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How Can Probiotics Improve Your Health?

Updated on June 22, 2014

How Probiotics Support Overall Health

A digestive system that is flourishing with probiotics--also known as beneficial bacteria--is important for good digestion, a strong immune system, and a healthy brain.

The amount of bacteria in the human body outnumbers its cells 10 to one, so keeping your good bugs happy and prosperous is important for excellent health.

Probiotics oversee the cells that make up your intestinal lining. This lining protects the rest of your body from food particles and pathogens.

Antibiotic use, environmental toxins, and chronic stress are a few examples of common issues that destroy probiotics and cause damage to healthy cells. This allows food and toxins to pass into the bloodstream, leading to autoimmune issues, bowel disorders, and even neurological problems.

Antibiotics Kill All Bacteria--Even the Ones You Need!

Antibiotics are often necessary in order to kill the pathogens that make you ill. But antibiotics kill all bacteria, both toxic and beneficial. Use these medications only when prescribed, and be sure to consume fermented foods and probiotic supplements a couple of hours after taking them in order to restore your healthy flora.

Beneficial bacteria work to rid your body of the pathogens that cause your illness. Some people take several rounds of antibiotics without consuming probiotic supplements or fermented foods and end up getting sick over and over again because their probiotics become depleted.

Stress Kills Off Your Beneficial Bacteria

Studies have found that stress breaks down your beneficial bacteria, causing changes that increase your likelihood of getting sick. On the other hand, changes in your gut flora can influence the activity in your brain. So in order to keep your gut healthy you need to keep your stress levels down . . . and vice versa.

When stress causes changes in your beneficial bacteria levels, you not only become susceptible to illness. Diseases like obesity, diabetes, irritable bowel syndrome (IBS), and inflammatory bowel diseases are all exacerbated by stress-induced alterations in gut flora.


You Need to Get Probiotics From Fermented Foods and/or Supplements

Before the advent of the refrigerator, fermentation was necessary to keep vegetables from rotting.

Plants stored in vessels would produce beneficial bacteria that broke down indigestible plant cellulose. These fermented foods were common to virtually all traditional diets.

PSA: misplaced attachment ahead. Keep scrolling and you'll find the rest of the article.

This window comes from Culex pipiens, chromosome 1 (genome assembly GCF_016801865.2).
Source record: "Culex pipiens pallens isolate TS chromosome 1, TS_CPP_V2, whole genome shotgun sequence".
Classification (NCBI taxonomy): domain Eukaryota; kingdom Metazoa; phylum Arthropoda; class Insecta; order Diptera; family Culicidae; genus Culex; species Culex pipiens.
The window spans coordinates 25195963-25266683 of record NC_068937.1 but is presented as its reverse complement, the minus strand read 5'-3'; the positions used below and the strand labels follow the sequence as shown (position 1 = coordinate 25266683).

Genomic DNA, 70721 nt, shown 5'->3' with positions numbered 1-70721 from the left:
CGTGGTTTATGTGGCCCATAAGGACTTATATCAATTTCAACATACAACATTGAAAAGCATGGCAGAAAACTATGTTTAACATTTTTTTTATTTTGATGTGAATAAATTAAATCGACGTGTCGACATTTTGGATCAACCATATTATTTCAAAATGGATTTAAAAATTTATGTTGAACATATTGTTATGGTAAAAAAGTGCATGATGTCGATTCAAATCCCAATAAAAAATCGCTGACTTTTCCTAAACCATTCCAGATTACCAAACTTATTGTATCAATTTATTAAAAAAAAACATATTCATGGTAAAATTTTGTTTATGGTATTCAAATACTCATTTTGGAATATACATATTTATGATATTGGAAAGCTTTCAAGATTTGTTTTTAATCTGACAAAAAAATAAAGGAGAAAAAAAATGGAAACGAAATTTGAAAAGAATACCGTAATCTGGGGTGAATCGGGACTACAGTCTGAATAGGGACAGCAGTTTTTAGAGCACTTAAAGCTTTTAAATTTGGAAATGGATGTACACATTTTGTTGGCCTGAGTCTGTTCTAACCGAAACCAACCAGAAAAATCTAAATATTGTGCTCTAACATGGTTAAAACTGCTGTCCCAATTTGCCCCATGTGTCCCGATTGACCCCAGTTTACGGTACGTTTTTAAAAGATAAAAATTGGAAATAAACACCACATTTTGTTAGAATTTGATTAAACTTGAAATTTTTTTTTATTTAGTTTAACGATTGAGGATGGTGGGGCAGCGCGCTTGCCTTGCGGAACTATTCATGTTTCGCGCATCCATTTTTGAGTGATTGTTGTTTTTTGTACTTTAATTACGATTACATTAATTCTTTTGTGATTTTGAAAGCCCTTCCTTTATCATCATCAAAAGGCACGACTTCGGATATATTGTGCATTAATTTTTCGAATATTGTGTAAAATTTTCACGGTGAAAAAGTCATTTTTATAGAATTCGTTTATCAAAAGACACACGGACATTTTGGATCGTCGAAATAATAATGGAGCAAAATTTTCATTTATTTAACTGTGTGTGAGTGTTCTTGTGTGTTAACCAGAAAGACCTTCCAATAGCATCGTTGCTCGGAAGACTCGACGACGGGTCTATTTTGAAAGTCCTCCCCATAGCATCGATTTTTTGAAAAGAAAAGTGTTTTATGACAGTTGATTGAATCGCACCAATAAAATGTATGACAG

Fermented foods aren't as common in today's diets. Commercially produced pickles, sauerkraut, and yogurt are popular products that contain some probiotics, but most are diminished through processing.

Homemade ferments are simple and require few materials. Sauerkraut and pickles or pickle relish made at home contain high amounts of probiotics. Yogurt cultures may be purchased along with a yogurt maker, and some counter top varieties are available that can be left to ferment at room temperature.

A number of other fermented foods and beverages help build up healthy gut flora. Kombucha tea, kefir, and fermented salsa are a few examples of probiotic-enhancing products that promote a healthy gut.

Fermented foods contain the highest concentrations of beneficial bacteria
, but adding a probiotic supplement can also be helpful.

© Liz Davis 2012 Probiotics


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    • Radcliff profile image

      Liz Davis 5 years ago from Hudson, FL

      @cabmgmnt: It's amazing, isn't it? I didn't expect such a difference in my health and digestion.

    • cabmgmnt profile image

      Corey 5 years ago from Northfield, MA

      I have just been learning more about probiotics and supplement as well as eat foods that help the stomach. I have definitely seen and felt the difference. My belly doesn't control my life anymore!

    • Radcliff profile image

      Liz Davis 5 years ago from Hudson, FL

      Lol--I didn't realize they weighed that much! Digestive problems are so common these days, and a lot of other health issues are related to gut imbalance as well. Thanks for commenting!

    • Barbara Kay profile image

      Barbara Badder 5 years ago from USA

      Interesting. The show "The Doctors" had a segment the other day when they told that the bacteria in the small intestine weighs 3 pounds. Now I know why my tummy is sticking out. LOL

      It makes a lot of sense, because Crohns disease is considered a disease of modern society. Now that we don't need to ferment food, it all explains a bit. Some doctors are blaming it on preservatives, but it might be that.

    • Radcliff profile image

      Liz Davis 5 years ago from Hudson, FL

      I agree--since I added fermented foods to my diet on a regular basis, I have more energy and better digestion. Thanks for the comment!

    • littlepiggy profile image

      littlepiggy 5 years ago from Los Angeles, CA

      Excellent, informative article! My wife and I absolutely love kefir, yogurt, kombucha, and other probiotic foods. We find that they really help with digestive and overall health, especially after those times where we've had to use antibiotics.